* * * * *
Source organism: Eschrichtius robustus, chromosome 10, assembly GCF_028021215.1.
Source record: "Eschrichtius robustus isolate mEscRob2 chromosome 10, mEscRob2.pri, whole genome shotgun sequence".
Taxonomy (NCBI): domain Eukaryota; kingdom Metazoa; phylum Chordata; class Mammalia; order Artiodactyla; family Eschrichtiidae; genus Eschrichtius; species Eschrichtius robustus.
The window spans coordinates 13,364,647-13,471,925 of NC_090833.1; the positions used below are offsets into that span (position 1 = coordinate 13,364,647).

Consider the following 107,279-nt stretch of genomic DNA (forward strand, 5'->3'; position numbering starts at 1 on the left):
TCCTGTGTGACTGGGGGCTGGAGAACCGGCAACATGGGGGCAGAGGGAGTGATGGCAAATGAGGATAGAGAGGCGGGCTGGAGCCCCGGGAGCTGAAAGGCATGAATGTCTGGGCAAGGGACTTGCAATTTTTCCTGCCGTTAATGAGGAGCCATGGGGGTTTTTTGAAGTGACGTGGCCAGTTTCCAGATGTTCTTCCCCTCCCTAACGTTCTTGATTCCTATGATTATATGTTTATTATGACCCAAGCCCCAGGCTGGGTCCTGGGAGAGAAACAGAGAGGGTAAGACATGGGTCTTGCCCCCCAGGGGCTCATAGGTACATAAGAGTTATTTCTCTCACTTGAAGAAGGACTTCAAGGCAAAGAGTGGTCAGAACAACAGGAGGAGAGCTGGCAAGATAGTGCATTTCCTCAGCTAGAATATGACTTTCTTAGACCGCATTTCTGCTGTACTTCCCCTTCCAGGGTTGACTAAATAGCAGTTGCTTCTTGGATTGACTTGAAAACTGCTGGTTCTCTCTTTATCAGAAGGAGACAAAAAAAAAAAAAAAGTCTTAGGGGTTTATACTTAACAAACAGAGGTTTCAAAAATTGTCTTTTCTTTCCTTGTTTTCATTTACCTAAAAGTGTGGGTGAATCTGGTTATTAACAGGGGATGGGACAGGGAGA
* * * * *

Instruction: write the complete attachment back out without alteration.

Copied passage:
Source organism: Eschrichtius robustus, chromosome 10, assembly GCF_028021215.1.
Source record: "Eschrichtius robustus isolate mEscRob2 chromosome 10, mEscRob2.pri, whole genome shotgun sequence".
Taxonomy (NCBI): domain Eukaryota; kingdom Metazoa; phylum Chordata; class Mammalia; order Artiodactyla; family Eschrichtiidae; genus Eschrichtius; species Eschrichtius robustus.
The window spans coordinates 13,364,647-13,471,925 of NC_090833.1; the positions used below are offsets into that span (position 1 = coordinate 13,364,647).

Consider the following 107,279-nt stretch of genomic DNA (forward strand, 5'->3'; position numbering starts at 1 on the left):
TCCTGTGTGACTGGGGGCTGGAGAACCGGCAACATGGGGGCAGAGGGAGTGATGGCAAATGAGGATAGAGAGGCGGGCTGGAGCCCCGGGAGCTGAAAGGCATGAATGTCTGGGCAAGGGACTTGCAATTTTTCCTGCCGTTAATGAGGAGCCATGGGGGTTTTTTGAAGTGACGTGGCCAGTTTCCAGATGTTCTTCCCCTCCCTAACGTTCTTGATTCCTATGATTATATGTTTATTATGACCCAAGCCCCAGGCTGGGTCCTGGGAGAGAAACAGAGAGGGTAAGACATGGGTCTTGCCCCCCAGGGGCTCATAGGTACATAAGAGTTATTTCTCTCACTTGAAGAAGGACTTCAAGGCAAAGAGTGGTCAGAACAACAGGAGGAGAGCTGGCAAGATAGTGCATTTCCTCAGCTAGAATATGACTTTCTTAGACCGCATTTCTGCTGTACTTCCCCTTCCAGGGTTGACTAAATAGCAGTTGCTTCTTGGATTGACTTGAAAACTGCTGGTTCTCTCTTTATCAGAAGGAGACAAAAAAAAAAAAAAAGTCTTAGGGGTTTATACTTAACAAACAGAGGTTTCAAAAATTGTCTTTTCTTTCCTTGTTTTCATTTACCTAAAAGTGTGGGTGAATCTGGTTATTAACAGGGGATGGGACAGGGAGA